And at the time when Moses was born the entire house was filled with light, and her father stood and kissed her on the head, and said to her: My daughter, your prophecy has been fulfilled.

וְכֵיוָן שֶׁהִשְׁלִיכוּהוּ לַיְאוֹר, עָמַד אָבִיהָ וּטְפָחָהּ עַל רֹאשָׁהּ, וְאָמַר לָהּ: בִּתִּי הֵיכָן נְבוּאָתִיךְ? 

But once Moses was cast into the river, her father arose and rapped her on the head, saying to her: My daughter, where is your prophecy now?

הַיְינוּ דִּכְתִיב: ״וַתֵּתַצַּב אֲחוֹתוֹ מֵרָחוֹק לְדֵעָה״. לָדַעַת מָה יְהֵא בְּסוֹף נְבוּאָתָהּ.

This is the meaning of that which is written with regard to Miriam’s watching Moses in the river: “And his sister stood at a distance to know what would be done to him” (Exodus 2:4), i.e., to know what would be with the end of her prophecy, as she had prophesied that her brother was destined to be the savior of the Jewish people.


This Gemara describes Miriam receiving prophesy as a young girl, more attuned to God’s plan than her two parents (who were also leaders), displaying a unique kind of emunah, of faith, during challenging times.  At first glance these two interpretative approaches seem quite different from each other and go as far as to translate the word נביא differently.

But, when we examine that gemara more carefully we find that the two interpretative approaches complement one another and that Miriam the prophetess can teach us much. Not only about prophecy, but about leadership, intuition, and vision. The midrash describes Miriam as saying, in the future my mother will give birth to a leader.  

The midrash does not tell us that Hasehm actually spoke to Miriam in a direct way; it simply portrays Miriam telling her family her prediction.  Miriam’s prophesy was a prophesy of hope and prophesy of believing in others.  During a dark and difficult time for her people, when her parents had separated, Miriam offers a vision of promise, of hope, a nevuah.   The prophecy takes someone who believes and is hopeful to find it and see it. She believes in her parents, she believes in Moshe’s ability to survive (not just physically but spiritually as he is raised in the palace).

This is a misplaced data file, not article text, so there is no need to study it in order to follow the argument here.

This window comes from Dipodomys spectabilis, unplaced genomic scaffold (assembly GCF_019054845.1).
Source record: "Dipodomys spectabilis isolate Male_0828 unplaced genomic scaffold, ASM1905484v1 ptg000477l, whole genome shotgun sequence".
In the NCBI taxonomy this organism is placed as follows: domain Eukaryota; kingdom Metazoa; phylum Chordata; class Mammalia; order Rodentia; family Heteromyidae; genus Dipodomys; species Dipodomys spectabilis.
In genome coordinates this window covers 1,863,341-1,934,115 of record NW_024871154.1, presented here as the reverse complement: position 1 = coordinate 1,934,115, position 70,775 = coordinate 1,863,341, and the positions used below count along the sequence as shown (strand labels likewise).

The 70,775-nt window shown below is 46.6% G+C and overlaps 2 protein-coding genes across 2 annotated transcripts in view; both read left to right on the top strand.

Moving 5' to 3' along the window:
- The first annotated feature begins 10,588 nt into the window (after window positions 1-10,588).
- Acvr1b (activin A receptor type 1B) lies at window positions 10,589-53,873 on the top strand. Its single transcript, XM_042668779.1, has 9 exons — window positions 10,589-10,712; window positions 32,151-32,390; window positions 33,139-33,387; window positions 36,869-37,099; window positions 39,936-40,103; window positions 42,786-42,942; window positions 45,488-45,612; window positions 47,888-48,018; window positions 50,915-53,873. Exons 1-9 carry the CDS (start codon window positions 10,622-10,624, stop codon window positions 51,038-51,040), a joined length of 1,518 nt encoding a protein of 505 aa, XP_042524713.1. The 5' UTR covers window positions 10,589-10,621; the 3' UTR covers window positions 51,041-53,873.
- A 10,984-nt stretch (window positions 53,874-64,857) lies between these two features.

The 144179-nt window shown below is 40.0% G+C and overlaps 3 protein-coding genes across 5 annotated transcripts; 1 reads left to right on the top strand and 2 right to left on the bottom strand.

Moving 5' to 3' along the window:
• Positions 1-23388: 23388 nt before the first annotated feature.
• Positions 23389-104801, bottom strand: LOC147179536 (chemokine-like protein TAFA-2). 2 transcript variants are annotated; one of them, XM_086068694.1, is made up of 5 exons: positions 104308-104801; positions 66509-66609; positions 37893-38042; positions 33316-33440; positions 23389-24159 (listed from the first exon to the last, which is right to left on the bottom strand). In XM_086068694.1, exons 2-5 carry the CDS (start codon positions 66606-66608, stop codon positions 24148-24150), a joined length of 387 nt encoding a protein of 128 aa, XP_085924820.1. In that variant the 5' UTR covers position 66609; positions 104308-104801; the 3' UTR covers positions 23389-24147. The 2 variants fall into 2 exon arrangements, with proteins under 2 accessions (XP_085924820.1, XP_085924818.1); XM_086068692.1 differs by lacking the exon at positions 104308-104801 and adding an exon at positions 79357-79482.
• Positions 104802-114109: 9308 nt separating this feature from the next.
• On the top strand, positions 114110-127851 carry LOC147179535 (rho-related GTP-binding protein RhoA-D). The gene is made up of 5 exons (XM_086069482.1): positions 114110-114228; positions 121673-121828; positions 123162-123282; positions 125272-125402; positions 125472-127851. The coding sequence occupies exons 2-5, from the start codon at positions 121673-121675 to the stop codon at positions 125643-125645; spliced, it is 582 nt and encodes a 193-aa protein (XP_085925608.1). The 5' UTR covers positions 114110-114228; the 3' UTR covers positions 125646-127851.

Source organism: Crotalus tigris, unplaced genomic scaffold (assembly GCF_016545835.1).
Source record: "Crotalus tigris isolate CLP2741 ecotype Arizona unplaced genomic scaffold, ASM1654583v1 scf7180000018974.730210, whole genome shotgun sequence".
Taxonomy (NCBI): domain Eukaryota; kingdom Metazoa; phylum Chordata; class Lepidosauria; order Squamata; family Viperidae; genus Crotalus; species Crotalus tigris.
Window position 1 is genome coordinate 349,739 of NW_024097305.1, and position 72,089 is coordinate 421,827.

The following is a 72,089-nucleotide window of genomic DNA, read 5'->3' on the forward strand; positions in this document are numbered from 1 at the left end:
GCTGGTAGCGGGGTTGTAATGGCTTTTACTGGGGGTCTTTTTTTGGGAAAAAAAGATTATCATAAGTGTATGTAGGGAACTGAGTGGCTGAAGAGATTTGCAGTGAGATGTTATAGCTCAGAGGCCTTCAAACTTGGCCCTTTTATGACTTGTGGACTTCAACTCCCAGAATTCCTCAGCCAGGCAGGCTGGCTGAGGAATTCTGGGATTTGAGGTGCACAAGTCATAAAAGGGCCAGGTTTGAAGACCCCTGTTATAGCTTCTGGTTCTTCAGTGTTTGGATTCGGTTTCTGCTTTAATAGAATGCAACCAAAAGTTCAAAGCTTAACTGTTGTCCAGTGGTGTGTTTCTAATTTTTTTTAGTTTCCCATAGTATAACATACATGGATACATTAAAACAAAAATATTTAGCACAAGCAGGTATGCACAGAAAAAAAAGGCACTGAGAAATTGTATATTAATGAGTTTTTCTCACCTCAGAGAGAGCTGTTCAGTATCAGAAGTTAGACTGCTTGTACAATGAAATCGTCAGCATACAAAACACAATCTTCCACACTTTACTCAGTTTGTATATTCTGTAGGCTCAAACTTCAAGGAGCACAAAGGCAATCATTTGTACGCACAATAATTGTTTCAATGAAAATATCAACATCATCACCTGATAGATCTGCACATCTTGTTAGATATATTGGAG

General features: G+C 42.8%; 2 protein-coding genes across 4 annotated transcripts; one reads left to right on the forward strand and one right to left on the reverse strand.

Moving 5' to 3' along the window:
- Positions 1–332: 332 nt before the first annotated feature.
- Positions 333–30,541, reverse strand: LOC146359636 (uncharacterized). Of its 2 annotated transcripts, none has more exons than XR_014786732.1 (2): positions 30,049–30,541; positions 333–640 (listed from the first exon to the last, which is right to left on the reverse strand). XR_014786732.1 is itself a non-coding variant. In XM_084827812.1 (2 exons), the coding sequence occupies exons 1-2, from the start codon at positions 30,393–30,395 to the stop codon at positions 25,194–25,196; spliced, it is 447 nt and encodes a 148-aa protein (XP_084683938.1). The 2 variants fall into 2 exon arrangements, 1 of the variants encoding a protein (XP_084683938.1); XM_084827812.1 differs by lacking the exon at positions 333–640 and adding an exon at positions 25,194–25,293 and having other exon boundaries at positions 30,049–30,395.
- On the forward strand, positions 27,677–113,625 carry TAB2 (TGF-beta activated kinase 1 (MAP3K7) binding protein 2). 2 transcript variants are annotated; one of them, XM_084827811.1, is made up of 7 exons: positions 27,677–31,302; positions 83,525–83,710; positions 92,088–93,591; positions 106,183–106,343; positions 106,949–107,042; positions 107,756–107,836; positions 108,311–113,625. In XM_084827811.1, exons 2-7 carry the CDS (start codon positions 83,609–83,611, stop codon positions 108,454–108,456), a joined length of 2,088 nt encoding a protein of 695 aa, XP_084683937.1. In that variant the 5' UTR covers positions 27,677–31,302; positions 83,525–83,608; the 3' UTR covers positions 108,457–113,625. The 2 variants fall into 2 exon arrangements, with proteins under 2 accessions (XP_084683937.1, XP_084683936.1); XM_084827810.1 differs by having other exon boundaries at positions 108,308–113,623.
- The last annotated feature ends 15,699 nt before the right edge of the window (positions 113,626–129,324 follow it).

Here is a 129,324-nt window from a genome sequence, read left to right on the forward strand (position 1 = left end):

Miriam’s prophecy stands in stark contrast to Moshe’s initial prophesy where God speaks to him directly at the sneh but Moshe expresses doubts and cynicism about his own ability to communicate and the ability of the nation to believe him.

Miriam’s prophesy teaches us about leadership. She moves people, the women follow her because she believes in people and her belief in others changes their belief in turn.

Most importantly, Miriam can teach us how to parent. Not every child’s trajectory will be one of success following success. Every one encounters challenges. Haven’t we all at one point or another?  What our children, as well as the others in our life, need is a prophet -- someone who can see their bright future. Someone who knows what they are capable of. Someone who will watch them and not be afraid even when they are tossed into the river. Be a prophet or prophetess. Sing the song of Miriam.

 

 

Mon, November 28 2022 4 Kislev 5783